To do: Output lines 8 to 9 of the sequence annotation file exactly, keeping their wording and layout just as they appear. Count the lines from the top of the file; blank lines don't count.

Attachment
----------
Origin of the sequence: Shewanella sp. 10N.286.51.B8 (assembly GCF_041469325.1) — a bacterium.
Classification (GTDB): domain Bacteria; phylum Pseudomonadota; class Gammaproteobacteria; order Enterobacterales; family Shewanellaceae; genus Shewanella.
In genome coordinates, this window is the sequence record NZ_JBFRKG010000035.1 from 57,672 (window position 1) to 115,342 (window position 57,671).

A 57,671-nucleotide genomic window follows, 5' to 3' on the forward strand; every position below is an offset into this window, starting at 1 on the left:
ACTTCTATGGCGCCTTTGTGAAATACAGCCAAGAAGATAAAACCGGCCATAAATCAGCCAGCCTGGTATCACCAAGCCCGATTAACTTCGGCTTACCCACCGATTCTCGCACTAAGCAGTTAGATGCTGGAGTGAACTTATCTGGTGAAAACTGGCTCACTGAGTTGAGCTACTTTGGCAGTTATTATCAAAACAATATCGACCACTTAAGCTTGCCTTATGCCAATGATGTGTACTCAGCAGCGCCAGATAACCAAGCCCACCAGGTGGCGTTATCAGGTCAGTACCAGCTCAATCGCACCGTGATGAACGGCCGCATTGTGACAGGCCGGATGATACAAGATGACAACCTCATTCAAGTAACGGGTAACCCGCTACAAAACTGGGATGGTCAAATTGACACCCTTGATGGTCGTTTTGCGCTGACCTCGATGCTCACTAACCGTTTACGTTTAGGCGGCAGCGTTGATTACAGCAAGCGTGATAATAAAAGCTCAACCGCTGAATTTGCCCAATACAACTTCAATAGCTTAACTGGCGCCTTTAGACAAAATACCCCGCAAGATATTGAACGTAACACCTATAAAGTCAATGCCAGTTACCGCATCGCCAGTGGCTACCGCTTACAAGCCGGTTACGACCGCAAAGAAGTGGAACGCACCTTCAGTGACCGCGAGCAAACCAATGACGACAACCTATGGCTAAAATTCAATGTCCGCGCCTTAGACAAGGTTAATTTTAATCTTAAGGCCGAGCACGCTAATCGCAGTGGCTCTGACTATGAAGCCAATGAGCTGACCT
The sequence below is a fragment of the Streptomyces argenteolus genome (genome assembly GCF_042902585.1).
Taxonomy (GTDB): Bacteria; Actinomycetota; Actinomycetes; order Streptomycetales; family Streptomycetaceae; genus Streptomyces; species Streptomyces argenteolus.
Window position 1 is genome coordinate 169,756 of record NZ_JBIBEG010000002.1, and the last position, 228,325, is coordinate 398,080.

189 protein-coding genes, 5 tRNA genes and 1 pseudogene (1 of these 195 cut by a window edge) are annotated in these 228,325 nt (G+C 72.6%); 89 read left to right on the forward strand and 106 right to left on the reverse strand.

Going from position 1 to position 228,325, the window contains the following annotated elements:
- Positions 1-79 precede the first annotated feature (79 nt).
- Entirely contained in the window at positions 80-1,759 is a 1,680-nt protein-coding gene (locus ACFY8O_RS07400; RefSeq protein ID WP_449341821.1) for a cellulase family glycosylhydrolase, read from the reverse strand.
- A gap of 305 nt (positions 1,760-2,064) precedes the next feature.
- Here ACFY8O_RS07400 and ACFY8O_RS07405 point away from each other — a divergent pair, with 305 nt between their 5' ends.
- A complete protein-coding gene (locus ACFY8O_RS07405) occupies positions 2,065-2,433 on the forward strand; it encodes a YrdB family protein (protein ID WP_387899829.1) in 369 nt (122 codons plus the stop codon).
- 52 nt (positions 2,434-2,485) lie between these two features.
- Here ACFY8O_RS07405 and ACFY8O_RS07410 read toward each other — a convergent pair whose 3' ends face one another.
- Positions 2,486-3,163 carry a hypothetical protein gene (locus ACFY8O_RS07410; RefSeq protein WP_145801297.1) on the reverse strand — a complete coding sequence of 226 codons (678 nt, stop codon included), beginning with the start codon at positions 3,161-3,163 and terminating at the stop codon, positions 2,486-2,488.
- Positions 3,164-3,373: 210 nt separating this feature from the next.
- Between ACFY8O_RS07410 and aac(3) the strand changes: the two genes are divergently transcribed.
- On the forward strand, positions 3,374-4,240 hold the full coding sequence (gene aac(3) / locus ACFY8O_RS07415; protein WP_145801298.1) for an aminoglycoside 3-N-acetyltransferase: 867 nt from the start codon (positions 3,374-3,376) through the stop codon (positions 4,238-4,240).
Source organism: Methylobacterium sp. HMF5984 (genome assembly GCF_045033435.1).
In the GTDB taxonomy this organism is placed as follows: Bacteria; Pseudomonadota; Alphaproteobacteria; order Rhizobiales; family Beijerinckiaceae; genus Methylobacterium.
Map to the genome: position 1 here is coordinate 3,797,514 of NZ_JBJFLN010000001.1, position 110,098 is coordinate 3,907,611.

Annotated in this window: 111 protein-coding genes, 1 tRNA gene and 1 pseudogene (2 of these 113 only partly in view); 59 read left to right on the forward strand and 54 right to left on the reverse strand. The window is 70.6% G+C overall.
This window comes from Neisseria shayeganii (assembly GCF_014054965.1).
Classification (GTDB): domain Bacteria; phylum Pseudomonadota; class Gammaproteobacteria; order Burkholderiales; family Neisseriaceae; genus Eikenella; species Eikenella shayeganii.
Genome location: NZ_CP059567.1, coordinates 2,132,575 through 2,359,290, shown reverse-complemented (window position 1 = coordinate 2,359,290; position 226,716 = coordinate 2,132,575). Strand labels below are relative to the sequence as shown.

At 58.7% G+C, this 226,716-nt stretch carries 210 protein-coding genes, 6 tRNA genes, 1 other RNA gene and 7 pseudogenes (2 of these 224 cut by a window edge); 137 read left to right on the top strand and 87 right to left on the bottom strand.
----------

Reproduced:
Window position 1 is genome coordinate 169,756 of record NZ_JBIBEG010000002.1, and the last position, 228,325, is coordinate 398,080.

189 protein-coding genes, 5 tRNA genes and 1 pseudogene (1 of these 195 cut by a window edge) are annotated in these 228,325 nt (G+C 72.6%); 89 read left to right on the forward strand and 106 right to left on the reverse strand.